So after my hands had healed I decided to see if I could make another hat. Since I didn’t have a hat form I made a boater-style hat – straight sided so no need to get the dome shape right. It came out a bit tight, unfortunately, so I figured I’d give it away.

It never found a head that fit and wanted it. The hat from the class did fit and I wore it quite a bit. But recently I put it on and realised it had shrunk. So I decided to unpick and resew the braid a bit looser, and completely resew the boater hat.

Then followed a long, boring and fruitless search for suitable raffia. In the end I gave up and used some waxed linen thread I’d bought for coiled baskets. It worked fine.

First I tackled the braid from the boater hat. It took a lot of unsewing and resewing, but eventually I got a shape I liked that fit. Then I unpicked the braid of the class hat back to a row before the brim and resewed it a little looser, reusing the raffia it had been originally stitched with. I ran the raffia across some beeswax I used to use for bookbinding thread, and that made it much easier to stitch with.

They’re not as tightly sewn as they were the first time, but I figure the few gaps are air-conditioning. I should get plenty more wear out of the class hat, and I love the shape of the new one, so it’s finally going to get some use.

I have to say, though. I’d be happy if another 20 years passed before I made another raffia hat.

Pear Doorstop

For a small project, this one took a while to finish. The delay was due to searching for something heavy but soft to put inside. It needed to be heavy enough to hold a door open, but not so hard that it would hurt anyone if they dropped it on their foot.

In the end I opted for sandpit sand in a zip-lock bag, reinforced with a layer of packing tape, surrounded by toy stuffing. Seems to work just fine.

Coco Nut Ice Scarf

Over the weekend I had a bit of a think about opportunities and reasonable expectations of what I can do with the time and health that I have, and I made a few decisions. One was to cut the Braided Scarf off the loom. I’m abandoning it because it was taking too long, and that wasn’t great for my back. Just weaving 10 or so cm of one strip took me the better part of an hour. I’m not abandoning the idea, but if I’m going to do double weave on the rigid heddle again I’ll do it with thicker yarn.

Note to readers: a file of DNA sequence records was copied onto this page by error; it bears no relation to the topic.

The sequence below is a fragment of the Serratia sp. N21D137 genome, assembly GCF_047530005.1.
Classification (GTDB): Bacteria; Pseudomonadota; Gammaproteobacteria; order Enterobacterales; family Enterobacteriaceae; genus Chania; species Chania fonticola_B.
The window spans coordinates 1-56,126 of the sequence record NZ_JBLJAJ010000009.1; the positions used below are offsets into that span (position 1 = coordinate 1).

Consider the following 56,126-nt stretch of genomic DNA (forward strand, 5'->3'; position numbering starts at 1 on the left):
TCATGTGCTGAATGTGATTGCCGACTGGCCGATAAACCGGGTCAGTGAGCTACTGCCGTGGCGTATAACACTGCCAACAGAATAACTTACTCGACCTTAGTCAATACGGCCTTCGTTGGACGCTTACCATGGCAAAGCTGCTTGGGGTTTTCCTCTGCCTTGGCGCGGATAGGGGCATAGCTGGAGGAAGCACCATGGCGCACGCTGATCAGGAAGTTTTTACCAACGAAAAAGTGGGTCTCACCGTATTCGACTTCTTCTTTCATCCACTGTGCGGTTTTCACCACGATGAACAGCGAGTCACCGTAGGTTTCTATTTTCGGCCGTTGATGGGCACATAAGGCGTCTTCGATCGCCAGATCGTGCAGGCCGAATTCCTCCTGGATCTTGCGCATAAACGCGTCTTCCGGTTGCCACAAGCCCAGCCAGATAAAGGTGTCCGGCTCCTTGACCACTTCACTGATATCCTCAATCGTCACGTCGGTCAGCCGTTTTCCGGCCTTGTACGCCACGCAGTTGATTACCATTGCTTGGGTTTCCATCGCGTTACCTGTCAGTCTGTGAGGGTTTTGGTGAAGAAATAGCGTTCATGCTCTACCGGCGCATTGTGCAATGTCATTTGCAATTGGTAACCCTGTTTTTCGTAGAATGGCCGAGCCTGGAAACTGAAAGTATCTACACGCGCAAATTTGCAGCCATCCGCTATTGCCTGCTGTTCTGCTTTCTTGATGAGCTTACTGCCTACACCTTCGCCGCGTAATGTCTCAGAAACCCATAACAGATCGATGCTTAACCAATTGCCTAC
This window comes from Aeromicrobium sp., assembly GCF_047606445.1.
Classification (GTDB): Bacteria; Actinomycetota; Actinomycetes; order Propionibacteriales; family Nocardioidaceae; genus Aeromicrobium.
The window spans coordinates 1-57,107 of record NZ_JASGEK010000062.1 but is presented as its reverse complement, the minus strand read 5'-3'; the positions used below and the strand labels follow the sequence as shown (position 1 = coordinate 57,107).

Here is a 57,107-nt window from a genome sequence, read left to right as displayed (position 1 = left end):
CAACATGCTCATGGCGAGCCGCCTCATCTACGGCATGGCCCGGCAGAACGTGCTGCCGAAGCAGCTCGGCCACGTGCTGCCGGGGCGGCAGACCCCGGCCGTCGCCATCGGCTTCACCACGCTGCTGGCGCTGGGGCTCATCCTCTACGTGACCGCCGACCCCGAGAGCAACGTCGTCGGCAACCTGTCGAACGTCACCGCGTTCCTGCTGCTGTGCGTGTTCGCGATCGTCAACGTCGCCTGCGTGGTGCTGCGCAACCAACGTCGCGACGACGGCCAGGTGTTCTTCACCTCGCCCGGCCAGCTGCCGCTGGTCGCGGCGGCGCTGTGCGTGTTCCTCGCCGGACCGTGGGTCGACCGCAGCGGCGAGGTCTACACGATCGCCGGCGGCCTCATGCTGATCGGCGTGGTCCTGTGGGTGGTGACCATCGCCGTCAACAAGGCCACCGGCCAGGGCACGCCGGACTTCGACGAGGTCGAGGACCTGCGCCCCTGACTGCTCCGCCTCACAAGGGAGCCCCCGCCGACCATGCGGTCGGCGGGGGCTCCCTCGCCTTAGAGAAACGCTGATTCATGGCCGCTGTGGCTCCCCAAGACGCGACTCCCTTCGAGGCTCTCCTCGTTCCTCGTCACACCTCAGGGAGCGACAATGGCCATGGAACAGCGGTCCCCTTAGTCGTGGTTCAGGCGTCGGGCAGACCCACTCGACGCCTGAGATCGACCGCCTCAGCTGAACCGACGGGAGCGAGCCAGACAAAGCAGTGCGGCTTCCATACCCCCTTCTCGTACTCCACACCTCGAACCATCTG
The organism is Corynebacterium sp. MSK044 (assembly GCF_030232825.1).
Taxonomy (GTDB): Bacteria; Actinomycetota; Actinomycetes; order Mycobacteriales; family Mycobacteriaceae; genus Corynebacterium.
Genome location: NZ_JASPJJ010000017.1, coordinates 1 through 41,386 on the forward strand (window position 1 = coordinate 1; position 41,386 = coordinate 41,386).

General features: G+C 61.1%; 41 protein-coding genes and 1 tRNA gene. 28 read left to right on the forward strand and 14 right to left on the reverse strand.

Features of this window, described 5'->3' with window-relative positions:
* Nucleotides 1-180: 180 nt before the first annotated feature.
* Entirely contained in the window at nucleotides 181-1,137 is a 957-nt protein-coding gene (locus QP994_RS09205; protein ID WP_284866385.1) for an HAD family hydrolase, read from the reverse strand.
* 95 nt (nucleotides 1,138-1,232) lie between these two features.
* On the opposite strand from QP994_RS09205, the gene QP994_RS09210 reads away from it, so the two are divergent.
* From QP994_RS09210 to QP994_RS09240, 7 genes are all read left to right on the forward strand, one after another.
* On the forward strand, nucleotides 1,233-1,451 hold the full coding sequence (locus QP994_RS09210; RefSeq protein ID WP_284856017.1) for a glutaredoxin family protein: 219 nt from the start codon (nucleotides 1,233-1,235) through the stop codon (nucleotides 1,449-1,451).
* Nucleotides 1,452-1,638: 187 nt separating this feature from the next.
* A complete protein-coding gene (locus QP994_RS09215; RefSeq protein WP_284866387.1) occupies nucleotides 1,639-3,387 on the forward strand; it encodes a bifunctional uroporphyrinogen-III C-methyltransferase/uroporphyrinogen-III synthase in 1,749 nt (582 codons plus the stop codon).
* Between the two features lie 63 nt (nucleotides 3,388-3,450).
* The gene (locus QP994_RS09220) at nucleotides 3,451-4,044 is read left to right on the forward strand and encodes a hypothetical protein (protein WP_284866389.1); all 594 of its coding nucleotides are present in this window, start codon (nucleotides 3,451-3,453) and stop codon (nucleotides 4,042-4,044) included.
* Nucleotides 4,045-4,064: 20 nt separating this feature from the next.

Here’s another scarf I finished a while back. To make it I cut another of my Vari Dent heddles in half – the 10 dpi one. I think I will end up halving most of them. Multiple small ones allows me to do so much more.

By cutting the larger 10 dpi heddle into two I was able to have four sections of the same yarn with a single thread of thicker yarn between. The thicker yarn was a supplementary warp, weighted at the back, as it was stretchy and might have acted like a gathering thread if I’d tied it onto the back beam.

It only took me a couple of hours to warp and weave. I had it done in a day. The fabric reminds me of the classic Coco Chanel boxy jacket, and white and pink are the colours of coconut ice.

Nothing to See Here…

Crafting has been limping along here lately. My back has been playing up, so I’ve only got a little bit of each WIP done and work has the highest priority when it comes to time spent on the computer. I should soon be able to get a post done about some portraits I finished recently, though.

I’m getting a little scared of 2019. There are so many opportunities cropping up for cool stuff happening next year. And it’s only May. On top of that there’s a couple of ambitious projects I’ve come up with all by myself. I know I can’t do it all. The first half and the last few months of next year will be hectic, work-wise. I can do a few other things around that, but not everything I want to do.

I need to choose. Or maybe let circumstances choose for me. Hmm.

New Things: Old Things

I’ve done 18 drafts of the twill sampler. That’s approximately 2 metres woven out of 5. Some of the patterns were memorisable after a while, but some had long sequences that just didn’t break down into steps I could keep in my head. But today I thought of a new way to orient my memory, so I’ll try that on the next draft.

For a while the sampler was the only crafty thing I was working on. Then my focus suddenly scattered. First I needed a project I could do while chatting with friends, so I started handsewing a pear-shaped doorstop from this book, out of some printed denim scraps.

I’m not sure what I’m going to stuff it with. The other doorstops I have are filled with whole wheat or rice. But I had a heat pack I hadn’t used in a while erupt with mites a few months back, so I’m a bit reluctant to use something edible. It needs to be heavy enough to hold a door in place, but soft enough to mould to the shape. I was considering sand – sealed within a ziplock bag so it doesn’t leak out.